building revolves a large part around nutrition. Whether you like
it or not, if you don't eat properly, you won't make the muscle
gains that you aspired to. Many people think that protein is the
building block of muscles and it's true. Your muscles need protein
for development. Working out exhausts your muscles, depletes them
and puts them into catabolic mode meaning losing muscle mass.
This is why you need amino acids from protein for repair, growth
and also to sustain muscle mass.
Due to the
importance of protein, some people focus way too much on protein
like drinking many whey protein shakes, eating lots of meat, eggs,
fish etc... So all their meals will have plenty of protein with
few carbohydrates and vegetables. This is known as a high protein
low carb diet.
is a major nutrient for muscle building, it's not all there is
to building muscles. If you focus on a diet with too much protein
and practically no carbs, that's not good in the long run. Consuming
too much protein can overload your liver and is bad for its health.
Don't think that having lots of protein in your body will make
you grow bigger and bigger. Your liver might not be able to process
all the protein and utilize it, so if protein synthesis isn't
fully done, some will go to waste and not absorbed by the muscles.
More protein is not always better. Typically protein consumption
is based on a person's body weight, for instance if you weigh
200 pounds, you need about 200 grams of protein per day to maintain
your muscle mass and growth. That gives you 1 gram of protein
per pound of body weight. 200 grams of protein divided in 5 meals
per day gives you 40 grams of protein per meal and it's ok for
a 200 pound person who is active in muscle building like weight
give some energy too although not much, so relying on protein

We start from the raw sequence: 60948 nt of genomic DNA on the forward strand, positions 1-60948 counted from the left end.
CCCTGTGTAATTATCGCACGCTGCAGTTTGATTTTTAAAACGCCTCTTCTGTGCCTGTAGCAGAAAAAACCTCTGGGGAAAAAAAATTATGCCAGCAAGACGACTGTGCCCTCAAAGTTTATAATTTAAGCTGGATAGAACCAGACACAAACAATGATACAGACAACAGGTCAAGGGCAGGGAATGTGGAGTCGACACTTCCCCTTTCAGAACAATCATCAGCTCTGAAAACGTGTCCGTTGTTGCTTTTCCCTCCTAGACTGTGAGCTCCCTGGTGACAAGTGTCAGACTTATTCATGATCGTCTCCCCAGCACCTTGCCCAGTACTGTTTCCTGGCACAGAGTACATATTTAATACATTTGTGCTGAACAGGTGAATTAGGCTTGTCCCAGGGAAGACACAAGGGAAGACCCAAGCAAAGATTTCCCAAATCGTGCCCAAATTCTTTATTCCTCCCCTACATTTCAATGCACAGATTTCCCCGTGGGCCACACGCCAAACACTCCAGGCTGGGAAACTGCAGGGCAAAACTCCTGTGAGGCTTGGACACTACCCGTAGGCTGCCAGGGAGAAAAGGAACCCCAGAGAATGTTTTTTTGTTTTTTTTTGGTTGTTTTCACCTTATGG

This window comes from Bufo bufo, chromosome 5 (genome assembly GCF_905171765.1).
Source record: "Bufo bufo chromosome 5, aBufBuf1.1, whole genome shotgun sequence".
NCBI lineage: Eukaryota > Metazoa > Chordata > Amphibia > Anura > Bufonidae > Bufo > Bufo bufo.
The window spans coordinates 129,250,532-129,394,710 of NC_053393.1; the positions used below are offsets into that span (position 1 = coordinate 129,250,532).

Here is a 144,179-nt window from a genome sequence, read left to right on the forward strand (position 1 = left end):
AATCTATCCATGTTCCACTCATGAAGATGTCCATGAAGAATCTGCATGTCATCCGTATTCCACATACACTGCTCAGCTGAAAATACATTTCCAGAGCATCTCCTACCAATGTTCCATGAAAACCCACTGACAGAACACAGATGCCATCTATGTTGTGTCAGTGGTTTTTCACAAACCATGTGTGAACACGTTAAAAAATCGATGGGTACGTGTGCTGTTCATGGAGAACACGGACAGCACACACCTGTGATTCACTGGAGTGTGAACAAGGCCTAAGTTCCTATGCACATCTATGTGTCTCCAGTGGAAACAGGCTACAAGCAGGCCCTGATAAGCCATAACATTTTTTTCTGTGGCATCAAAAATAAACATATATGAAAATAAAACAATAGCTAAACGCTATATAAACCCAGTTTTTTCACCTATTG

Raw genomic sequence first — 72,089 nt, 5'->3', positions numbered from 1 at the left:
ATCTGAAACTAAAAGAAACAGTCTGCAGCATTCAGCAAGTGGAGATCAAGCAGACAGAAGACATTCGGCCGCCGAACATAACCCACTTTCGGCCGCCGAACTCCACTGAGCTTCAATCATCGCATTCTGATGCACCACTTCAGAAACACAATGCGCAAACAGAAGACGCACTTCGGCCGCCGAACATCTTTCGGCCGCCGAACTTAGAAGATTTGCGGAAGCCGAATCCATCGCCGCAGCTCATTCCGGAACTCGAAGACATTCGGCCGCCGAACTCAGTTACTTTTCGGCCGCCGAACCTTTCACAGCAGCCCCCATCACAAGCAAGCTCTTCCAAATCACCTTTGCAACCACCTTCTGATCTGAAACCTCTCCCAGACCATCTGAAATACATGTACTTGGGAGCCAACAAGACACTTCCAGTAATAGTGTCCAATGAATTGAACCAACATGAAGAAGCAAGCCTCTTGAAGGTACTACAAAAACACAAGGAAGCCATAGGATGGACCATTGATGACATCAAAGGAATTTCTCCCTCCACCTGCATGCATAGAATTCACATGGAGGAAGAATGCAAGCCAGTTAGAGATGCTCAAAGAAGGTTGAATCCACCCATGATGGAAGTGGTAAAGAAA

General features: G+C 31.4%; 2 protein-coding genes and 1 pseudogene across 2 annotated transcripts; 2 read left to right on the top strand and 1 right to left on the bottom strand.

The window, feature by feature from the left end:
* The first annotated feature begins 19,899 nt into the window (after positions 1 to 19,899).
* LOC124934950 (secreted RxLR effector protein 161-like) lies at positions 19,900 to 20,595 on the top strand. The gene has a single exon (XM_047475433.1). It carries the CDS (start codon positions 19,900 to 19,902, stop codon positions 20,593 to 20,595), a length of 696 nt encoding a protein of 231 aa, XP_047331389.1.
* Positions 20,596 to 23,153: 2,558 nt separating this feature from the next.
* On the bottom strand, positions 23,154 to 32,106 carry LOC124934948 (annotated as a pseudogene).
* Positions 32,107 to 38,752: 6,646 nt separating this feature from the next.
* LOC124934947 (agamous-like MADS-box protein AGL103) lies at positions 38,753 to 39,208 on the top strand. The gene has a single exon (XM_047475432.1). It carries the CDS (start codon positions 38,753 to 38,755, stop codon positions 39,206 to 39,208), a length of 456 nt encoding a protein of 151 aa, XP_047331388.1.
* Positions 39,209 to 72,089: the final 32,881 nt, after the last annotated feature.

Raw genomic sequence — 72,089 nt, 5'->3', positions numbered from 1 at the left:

with too few carbs isn't recommended if you want to pack lean
muscle mass. You still need a good source of energy beforehand
to fuel your workout. If you don't get the required energy for
your demanding training sessions, your performance won't be optimum
and as a result, your muscle building goals will be affected as
well. So it's very crucial to ingest a good amount of carbs pre-workout.
Carbs notably complex carbs, those that take time to digest and
supply your body with energy gradually and not causing insulin
spikes and a big crash and drop in energy levels following after.
Complex carbohydrates like whole grain oats eg rolled oats, steel-cut
oats and sweet potatoes, brown rice, wholemeal bread, wholewheat
pasta etc... are ideal choices.
Not only carbs
are important pre-workout but post-workout too. The reason is
that when your muscles are depleted from energy, you need to restore
and replenish lost muscle glycogen stores and skipping this process
will result in muscle tissues breakdown that is weak, flat and
tired muscles. Carbs will do the job of supplying energy fast
to your energy drained muscles but also aid the protein and amino
acids to reach your muscle cells faster. While some people prefer
high GI carbs(fast acting), others find it equally beneficial
to stick to lower GI carbs(slow acting) post-workout. This is
actually a topic which creates lots of debates.
A high protein low carb diet is not too ideal if your goal is
to pack lean muscle mass. It's recommended to find the right balance
between the protein and the carbs and you'll achieve better results.
Jean Lam is the webmaster of Body
Building Resource which provides articles on weight training,
nutrition and fitness, body building book and DVDs.